Webster 1913 Edition
locc; akin to D.
locke, OHG. loc, Icel.
lokkr, and perh. to Gr. [GREEK] to bend, twist.]
A tuft of hair; a flock or small quantity of wool, hay, or other like substance; a tress or ringlet of hair.
locks, the pursuivants of death.
locinclosure, an inclosed place, the fastening of a door, fr.
lūcanto lock, fasten; akin to OS.
lūkan(in comp.), D.
lūkan(in comp.); cf. Skr.
rujto break. Cf.
Anything that fastens; specifically, a fastening, as for a door, a lid, a trunk, a drawer, and the like, in which a bolt is moved by a key so as to hold or to release the thing fastened.
A fastening together or interlacing; a closing of one thing upon another; a state of being fixed or immovable.
Albemarle Street closed by a
A place from which egress is prevented, as by a lock.
The barrier or works which confine the water of a stream or canal.
An inclosure in a canal with gates at each end, used in raising or lowering boats as they pass from one level to another; – called also
That part or apparatus of a firearm by which the charge is exploded;
as, a match
A device for keeping a wheel from turning.
A grapple in wrestling.
a lock containing a contrivance for showing whether it as has been tampered with.–
the body of water in a lock chamber.–
the inclosed space between the gates of a canal lock.–
Check nut, under
a plate to which the mechanism of a gunlock is attached.–
in ordinary paneled doors, the rail nearest the lock.
a range of bond stone.
a door lock inserted in a mortise.–
a lock fastened to the face of a door, thus differing from a
imp. & p. p.
p. pr. & vb. n.
To fasten with a lock, or as with a lock; to make fast; to prevent free movement of;
locka door, a carriage wheel, a river, etc.
To prevent ingress or access to, or exit from, by fastening the lock or locks of; – often with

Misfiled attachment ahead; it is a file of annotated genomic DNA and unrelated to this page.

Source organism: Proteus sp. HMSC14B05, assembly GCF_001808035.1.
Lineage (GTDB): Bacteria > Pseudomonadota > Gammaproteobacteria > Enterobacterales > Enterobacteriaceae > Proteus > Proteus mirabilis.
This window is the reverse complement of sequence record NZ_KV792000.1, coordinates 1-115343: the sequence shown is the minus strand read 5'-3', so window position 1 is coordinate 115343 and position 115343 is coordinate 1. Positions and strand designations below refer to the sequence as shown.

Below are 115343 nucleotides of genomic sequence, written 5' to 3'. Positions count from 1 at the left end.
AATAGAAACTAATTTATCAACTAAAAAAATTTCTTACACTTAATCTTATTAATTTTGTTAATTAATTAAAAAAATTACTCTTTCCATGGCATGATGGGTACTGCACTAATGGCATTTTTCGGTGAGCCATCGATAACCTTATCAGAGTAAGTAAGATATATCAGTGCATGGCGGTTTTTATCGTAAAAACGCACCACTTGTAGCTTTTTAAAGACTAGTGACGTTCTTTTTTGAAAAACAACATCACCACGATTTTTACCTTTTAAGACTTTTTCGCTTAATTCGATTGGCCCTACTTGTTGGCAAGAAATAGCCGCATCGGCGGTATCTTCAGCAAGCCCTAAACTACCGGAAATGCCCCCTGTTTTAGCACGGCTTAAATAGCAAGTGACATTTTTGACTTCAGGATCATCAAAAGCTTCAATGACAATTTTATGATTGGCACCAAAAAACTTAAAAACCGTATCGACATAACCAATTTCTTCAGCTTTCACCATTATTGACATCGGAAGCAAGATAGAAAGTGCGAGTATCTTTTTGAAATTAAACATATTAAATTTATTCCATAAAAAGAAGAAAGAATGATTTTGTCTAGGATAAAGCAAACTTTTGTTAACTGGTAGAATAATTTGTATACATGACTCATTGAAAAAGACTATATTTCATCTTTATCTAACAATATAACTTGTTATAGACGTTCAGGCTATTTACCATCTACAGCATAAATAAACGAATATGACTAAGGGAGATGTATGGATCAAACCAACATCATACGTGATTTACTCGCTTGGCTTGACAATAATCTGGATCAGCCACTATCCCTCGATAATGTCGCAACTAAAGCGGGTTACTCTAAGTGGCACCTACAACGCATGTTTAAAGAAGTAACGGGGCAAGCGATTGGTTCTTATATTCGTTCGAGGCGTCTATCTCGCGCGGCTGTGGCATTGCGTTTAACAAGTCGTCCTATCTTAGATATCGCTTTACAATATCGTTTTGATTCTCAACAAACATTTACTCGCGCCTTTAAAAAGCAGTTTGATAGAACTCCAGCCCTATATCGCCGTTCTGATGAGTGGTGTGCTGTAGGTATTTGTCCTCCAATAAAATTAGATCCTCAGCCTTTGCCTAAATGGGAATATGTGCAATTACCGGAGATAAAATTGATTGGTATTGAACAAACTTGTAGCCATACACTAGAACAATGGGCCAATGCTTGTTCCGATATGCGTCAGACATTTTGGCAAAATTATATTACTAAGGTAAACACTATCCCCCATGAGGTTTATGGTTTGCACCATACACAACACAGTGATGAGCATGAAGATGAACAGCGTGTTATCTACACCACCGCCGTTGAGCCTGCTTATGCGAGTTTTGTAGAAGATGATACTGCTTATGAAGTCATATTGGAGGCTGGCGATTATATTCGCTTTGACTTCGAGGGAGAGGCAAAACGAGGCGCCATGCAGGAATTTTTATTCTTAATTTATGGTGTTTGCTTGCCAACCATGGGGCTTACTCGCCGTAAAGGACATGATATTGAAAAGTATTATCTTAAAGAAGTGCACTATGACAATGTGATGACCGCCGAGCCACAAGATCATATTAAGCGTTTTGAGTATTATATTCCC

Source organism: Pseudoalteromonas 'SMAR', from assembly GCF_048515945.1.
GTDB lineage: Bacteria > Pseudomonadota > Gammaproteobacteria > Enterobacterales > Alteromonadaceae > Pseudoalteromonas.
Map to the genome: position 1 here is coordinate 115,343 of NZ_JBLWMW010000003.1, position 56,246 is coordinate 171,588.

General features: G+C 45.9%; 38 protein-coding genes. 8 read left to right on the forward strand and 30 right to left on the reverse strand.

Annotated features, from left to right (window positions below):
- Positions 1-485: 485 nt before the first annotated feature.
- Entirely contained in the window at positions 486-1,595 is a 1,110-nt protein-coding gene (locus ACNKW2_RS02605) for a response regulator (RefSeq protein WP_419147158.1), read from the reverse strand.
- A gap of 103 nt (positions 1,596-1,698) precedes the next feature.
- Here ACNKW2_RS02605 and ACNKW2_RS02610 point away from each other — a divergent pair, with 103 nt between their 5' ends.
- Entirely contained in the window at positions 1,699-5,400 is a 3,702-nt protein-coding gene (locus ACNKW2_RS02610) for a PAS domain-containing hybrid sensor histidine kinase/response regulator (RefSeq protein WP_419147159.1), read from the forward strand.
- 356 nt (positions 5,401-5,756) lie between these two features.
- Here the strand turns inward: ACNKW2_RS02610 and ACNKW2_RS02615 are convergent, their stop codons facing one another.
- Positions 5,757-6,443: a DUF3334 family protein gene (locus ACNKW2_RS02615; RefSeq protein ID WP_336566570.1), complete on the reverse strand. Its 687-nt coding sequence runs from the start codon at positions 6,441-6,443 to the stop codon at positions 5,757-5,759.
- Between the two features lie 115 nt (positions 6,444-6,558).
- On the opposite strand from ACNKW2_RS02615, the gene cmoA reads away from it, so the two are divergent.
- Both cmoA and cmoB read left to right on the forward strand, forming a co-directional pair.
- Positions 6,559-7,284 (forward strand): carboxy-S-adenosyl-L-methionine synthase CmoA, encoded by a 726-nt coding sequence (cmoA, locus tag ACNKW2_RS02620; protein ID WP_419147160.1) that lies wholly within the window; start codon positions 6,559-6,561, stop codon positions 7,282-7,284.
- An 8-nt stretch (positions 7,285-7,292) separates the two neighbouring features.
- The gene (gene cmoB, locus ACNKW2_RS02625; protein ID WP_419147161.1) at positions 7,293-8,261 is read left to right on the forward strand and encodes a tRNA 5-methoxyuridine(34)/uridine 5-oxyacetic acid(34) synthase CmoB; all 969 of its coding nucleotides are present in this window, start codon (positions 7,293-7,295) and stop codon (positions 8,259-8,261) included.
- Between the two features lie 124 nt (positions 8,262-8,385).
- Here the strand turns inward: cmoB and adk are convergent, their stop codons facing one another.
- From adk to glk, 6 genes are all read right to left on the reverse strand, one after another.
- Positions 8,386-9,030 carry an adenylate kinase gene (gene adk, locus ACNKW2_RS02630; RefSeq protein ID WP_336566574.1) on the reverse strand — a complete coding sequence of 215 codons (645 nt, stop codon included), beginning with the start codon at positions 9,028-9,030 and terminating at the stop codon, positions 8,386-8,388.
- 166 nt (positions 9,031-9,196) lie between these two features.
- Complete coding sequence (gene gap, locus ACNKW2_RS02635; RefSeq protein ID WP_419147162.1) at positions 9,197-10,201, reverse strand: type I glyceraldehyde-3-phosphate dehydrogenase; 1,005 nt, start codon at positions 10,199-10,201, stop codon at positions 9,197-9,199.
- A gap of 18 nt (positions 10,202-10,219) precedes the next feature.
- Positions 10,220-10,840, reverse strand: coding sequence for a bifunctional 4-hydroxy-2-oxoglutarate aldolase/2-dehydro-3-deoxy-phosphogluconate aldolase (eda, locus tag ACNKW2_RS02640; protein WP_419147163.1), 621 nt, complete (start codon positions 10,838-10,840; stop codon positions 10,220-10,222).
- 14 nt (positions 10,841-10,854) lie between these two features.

as, to. etc.
lock up, a house, jail, room, trunk
To fasten in or out, or to make secure by means of, or as with, locks; to confine, or to shut in or out – often with
lockone’s self in a room; to
lockup the prisoners; to
lockup one's silver; to
lockintruders out of the house; to
lockmoney into a vault; to
locka child in one's arms; to
locka secret in one's breast.
To link together; to clasp closely;“ Lock hand in hand.”
To furnish with locks; also, to raise or lower (a boat) in a lock.
To seize, as the sword arm of an antagonist, by turning the left arm around it, to disarm him.
To become fast, as by means of a lock or by interlacing;
as, the door.
lockednone might through it pass.
To lock into,
to fit or slide into;
lock intoeach other
Webster 1828 Edition
1.Lock, in its primary sense, is any thing that fastens; but we now appropriate the word to an instrument composed of a spring, wards, and a bolt of iron or steel, used to fasten doors, chests and the like. The bolt is moved by a key.
2.The part of a musket or fowling-piece or other fire-arm, which contains the pan, trigger, &c.
3.The barrier or works of a canal, which confine the water, consisting of a dam, banks or walls, with two gates or pairs of gates, which may be opened or shut at pleasure.
4.A grapple in wrestling.
6.A tuft of hair; a plexus of wool, hay or other like substance; a flock; a ringlet of hair.
A lock of hair will draw more than a cable rope.
Lock of water, is the measure equal to the contents of the chamber of the locks by which the consumption of water on a canal is estimated.